Editor’s Note: This biweekly column is sponsored by Dominion Wine and Beer (107 Rowell Court, Falls Church). It is written by Garrett Cruce, a Cicerone Program Certified Beer Server.
Three notches, like small slashes, mark both an historic road running east/west through Central Virginia and an accomplished Charlottesville brewery. Three Notch’d Brewing Company takes its name and its trademark from the road of the same name. But it also takes its inspiration from it and its historical surroundings, naming most of its beers after places, events and artifacts of the local past.
Opened in 2013, this relatively young Virginia brewery has already managed to “make its mark.” With three locations from Charlottesville to Richmond and a national award — Hydraulion Red won the bronze in the Irish-Style Red Ale category at the 2014 Great American Beer Festival — Three Notch’d appears to be striking the balance between growth and relevance well.
RVA Collab House is their most recent location to open and is located in the historic district of Scott’s Addition in Richmond. In addition to a taproom, Three Notch’d installed a 3.5-barrel brew system that they use to collaborate with breweries, local businesses and other organizations.
Between their core beers, which are solid entries in their respective style; their seasonal releases that show up on Instagram and Untappd; and their small-batch collaborations Three Notch’d can appeal to both the casual beer drinker and the beer geek alike.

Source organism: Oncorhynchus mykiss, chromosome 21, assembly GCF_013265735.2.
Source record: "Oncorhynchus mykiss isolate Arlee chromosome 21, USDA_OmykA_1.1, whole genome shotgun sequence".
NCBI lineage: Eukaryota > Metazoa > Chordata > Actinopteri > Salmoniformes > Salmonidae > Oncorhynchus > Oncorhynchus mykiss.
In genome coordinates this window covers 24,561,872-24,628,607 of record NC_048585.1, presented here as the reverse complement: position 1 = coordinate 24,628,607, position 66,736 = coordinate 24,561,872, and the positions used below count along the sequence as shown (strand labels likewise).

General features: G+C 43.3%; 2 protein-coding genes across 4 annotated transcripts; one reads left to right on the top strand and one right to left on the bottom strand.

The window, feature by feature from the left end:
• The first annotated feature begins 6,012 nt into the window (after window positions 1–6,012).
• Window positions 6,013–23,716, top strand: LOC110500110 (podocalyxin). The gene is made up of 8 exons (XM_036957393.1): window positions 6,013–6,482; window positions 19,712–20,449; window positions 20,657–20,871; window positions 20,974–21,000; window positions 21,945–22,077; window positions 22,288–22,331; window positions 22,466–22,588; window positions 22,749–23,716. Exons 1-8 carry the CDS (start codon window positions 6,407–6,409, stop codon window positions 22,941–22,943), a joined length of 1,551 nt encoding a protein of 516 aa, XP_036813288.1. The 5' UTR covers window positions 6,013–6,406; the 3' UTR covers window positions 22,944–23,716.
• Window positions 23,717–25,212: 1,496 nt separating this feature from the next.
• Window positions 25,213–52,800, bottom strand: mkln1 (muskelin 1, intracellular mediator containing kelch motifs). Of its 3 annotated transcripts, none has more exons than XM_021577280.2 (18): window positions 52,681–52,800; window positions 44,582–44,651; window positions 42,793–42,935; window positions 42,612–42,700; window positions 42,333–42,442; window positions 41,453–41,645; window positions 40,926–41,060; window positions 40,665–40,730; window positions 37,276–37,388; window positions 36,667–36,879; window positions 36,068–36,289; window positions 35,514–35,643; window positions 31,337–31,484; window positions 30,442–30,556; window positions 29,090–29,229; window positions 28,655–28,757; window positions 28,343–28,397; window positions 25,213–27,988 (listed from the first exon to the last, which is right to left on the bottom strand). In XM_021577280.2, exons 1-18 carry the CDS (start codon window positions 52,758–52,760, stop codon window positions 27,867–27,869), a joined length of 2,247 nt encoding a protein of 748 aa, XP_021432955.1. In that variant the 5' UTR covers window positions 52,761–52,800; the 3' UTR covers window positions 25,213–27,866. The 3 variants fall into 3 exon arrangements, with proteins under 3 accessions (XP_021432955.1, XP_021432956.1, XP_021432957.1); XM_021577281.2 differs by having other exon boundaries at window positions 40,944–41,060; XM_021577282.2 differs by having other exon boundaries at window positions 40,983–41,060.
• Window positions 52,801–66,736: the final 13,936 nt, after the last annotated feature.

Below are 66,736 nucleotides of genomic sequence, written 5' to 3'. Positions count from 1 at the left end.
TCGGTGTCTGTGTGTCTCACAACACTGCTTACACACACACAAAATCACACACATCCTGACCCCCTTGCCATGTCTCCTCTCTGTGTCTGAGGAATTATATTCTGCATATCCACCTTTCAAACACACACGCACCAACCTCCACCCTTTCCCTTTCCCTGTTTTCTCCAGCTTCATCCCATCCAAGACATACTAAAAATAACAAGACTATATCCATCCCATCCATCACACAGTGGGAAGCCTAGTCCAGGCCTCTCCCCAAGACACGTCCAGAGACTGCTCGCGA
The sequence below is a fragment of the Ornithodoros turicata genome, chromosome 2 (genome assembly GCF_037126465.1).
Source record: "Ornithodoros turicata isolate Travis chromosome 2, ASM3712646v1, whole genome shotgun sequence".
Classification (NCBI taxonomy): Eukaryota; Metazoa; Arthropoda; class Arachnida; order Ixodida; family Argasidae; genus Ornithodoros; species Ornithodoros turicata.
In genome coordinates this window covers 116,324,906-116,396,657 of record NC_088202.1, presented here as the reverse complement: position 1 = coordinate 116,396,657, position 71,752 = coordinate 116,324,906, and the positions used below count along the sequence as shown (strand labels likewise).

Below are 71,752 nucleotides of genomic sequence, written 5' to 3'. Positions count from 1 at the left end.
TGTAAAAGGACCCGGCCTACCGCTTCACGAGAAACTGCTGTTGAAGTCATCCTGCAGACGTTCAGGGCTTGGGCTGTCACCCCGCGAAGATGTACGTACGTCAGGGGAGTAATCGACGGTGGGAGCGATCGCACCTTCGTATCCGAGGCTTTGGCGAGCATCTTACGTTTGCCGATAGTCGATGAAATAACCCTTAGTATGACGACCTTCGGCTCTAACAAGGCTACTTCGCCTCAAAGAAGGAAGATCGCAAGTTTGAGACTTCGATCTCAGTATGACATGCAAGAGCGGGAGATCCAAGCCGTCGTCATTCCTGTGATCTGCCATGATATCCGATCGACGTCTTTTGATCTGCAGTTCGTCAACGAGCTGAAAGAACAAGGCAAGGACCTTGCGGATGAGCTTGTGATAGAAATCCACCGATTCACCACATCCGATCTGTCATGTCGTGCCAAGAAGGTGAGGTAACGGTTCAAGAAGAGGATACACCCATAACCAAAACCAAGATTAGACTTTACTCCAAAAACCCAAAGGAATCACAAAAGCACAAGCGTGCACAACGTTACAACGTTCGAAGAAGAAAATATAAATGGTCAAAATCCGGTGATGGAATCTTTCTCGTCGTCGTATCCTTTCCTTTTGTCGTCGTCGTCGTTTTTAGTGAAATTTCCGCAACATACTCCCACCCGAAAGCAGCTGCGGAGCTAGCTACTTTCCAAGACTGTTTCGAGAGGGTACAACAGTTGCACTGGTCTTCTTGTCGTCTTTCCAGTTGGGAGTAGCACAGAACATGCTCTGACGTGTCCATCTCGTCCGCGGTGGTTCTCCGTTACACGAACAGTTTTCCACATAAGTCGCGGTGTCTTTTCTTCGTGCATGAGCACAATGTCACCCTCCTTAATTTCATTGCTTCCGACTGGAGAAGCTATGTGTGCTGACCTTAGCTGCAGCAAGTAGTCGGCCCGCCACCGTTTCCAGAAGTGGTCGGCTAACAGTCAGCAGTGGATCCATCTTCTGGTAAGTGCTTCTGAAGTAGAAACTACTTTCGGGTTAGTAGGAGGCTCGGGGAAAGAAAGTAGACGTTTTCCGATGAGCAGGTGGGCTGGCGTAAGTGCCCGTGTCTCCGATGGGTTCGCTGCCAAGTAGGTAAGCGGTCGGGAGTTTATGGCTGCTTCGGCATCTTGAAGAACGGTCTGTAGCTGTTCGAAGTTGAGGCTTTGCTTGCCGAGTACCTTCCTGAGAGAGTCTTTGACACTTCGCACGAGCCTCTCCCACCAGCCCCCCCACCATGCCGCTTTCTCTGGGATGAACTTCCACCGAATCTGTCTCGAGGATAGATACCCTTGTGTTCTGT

On Friday, April 28, Three Notch’d will be releasing some new beers and taking over the taps at Dominion Wine & Beer from 5-8 p.m. In addition to six-packs of Hydraulion Red Ale, 40 Mile IPA, The Ghost Pale Ale, G IV IPA and Minute Man IPA, the following beers will be on tap:
- Hydraulion Red Ale
- Brew Betties — a Maibock
- Peach Ghost — Ghost Pale Ale brewed with peaches
- Minute Man IPA
- G IV IPA
- Sticky Wicket Dank IPA
Below are my thoughts on three of the releases available from Three Notch’d.
The historical reference here is one that strikes close to home for the brewery — it’s named after the founder’s father, George Henry Kastendike IV or Big G4. The brewers claim that this bold West Coast IPA is reminiscent of the way Big G4 lived. What a life!
Inhaling the aroma, I get peach nectar and citrus zest with just a hint of pine. The flavor is equally bold — bolder — with grapefruit tang and bitterness, a combination of the pith and flesh. It starts out sweet, but quickly turns bitter and dry. The slight dankness suggested by the hint of pine in the aroma peeks through mid-sip, but doesn’t linger or overpower. The current trend may be toward cloudy New England IPAs, but this fruit-forward beer stands along side the trendy ones in flavor.
The can’s art evokes both Minute Maid orange juice and the…